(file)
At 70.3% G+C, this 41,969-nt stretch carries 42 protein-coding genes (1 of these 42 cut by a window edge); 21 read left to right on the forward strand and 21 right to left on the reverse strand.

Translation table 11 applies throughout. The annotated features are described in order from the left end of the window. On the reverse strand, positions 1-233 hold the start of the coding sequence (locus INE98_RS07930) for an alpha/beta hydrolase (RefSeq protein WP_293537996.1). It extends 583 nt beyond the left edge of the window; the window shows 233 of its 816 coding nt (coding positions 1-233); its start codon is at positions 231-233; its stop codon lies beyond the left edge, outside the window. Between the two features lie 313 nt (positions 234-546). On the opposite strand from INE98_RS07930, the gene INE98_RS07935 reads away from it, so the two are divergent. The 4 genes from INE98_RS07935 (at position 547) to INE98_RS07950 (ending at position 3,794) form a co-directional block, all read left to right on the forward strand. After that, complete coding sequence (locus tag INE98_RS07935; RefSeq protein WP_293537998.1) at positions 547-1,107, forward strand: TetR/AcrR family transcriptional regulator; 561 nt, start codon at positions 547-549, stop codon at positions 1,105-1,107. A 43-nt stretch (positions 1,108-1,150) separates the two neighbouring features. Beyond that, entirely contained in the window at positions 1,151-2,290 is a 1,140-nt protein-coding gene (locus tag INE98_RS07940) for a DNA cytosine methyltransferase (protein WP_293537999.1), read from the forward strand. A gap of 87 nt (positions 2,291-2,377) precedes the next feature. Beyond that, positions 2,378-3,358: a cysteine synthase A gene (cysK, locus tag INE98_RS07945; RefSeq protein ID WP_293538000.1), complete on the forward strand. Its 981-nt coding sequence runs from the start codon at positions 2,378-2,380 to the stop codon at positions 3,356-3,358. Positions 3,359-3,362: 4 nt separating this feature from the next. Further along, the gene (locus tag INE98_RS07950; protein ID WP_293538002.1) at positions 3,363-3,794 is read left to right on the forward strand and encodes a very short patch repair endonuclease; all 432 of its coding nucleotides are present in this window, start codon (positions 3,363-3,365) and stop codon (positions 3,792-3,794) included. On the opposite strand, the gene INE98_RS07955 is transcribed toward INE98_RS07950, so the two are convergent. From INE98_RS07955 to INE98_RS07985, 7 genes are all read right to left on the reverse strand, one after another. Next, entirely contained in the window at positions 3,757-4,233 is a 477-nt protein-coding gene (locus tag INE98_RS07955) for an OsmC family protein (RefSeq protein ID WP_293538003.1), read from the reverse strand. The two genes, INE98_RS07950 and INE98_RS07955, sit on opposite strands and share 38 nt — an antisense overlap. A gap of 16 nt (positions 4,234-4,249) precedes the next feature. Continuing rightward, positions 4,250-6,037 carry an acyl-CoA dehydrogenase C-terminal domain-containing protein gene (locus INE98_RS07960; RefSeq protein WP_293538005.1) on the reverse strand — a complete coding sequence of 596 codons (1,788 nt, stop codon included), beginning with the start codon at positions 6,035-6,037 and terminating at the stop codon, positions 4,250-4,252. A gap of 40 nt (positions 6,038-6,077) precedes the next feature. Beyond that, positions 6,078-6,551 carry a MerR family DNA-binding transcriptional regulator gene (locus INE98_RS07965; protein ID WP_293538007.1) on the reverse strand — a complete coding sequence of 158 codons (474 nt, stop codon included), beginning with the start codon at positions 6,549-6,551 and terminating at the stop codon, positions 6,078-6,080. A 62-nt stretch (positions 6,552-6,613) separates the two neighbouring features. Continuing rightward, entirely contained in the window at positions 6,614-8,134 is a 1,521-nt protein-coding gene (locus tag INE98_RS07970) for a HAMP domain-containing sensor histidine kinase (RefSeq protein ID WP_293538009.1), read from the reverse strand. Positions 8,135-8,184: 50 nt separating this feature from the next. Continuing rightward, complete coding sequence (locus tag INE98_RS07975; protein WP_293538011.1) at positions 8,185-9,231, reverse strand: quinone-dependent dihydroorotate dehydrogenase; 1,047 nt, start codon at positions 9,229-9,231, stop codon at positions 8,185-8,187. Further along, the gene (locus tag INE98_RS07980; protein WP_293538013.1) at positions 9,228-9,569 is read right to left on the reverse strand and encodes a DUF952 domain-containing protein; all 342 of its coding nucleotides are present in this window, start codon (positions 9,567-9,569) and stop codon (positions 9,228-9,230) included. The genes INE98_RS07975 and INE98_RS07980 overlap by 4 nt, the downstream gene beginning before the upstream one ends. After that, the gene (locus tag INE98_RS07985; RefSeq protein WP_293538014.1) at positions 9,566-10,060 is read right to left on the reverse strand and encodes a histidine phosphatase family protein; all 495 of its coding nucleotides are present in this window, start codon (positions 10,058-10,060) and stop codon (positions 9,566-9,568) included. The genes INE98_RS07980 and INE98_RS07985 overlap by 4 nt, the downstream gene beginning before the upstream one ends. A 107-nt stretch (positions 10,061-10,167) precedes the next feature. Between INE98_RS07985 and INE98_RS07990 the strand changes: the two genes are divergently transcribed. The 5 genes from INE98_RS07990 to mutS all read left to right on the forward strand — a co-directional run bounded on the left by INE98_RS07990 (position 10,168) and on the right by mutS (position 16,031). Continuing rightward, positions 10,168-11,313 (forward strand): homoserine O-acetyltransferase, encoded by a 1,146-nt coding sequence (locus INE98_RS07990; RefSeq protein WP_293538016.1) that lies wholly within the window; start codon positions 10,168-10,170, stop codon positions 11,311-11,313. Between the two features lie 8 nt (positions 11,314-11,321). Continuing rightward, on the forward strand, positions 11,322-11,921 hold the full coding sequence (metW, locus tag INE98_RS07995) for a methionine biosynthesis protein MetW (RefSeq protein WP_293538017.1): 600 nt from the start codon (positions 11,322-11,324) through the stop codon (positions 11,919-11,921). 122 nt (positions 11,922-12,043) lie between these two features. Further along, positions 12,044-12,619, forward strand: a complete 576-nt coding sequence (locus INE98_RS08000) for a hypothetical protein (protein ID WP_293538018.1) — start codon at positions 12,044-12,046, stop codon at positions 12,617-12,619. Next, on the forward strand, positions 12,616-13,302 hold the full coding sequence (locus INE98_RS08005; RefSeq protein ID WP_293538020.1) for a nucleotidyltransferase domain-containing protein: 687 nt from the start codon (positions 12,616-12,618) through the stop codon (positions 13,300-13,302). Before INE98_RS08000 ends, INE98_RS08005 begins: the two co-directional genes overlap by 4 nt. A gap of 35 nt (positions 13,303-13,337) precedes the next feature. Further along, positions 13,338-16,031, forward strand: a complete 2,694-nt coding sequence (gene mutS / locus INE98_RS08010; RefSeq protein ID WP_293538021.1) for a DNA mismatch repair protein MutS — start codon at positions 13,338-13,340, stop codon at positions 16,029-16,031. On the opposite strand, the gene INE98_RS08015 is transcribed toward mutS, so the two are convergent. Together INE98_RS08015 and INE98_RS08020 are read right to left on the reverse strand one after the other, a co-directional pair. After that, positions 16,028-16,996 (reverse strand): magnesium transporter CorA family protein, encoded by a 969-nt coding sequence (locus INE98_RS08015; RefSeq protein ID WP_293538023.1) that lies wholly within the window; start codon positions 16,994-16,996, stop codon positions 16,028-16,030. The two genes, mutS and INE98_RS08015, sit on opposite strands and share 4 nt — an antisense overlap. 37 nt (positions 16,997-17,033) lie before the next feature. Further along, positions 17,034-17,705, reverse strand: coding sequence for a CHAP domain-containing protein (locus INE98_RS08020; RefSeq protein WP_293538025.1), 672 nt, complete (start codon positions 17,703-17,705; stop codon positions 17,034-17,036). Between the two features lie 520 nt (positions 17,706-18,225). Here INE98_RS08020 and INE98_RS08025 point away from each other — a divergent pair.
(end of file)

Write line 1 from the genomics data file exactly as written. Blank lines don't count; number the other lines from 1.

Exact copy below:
At 70.3% G+C, this 41,969-nt stretch carries 42 protein-coding genes (1 of these 42 cut by a window edge); 21 read left to right on the forward strand and 21 right to left on the reverse strand.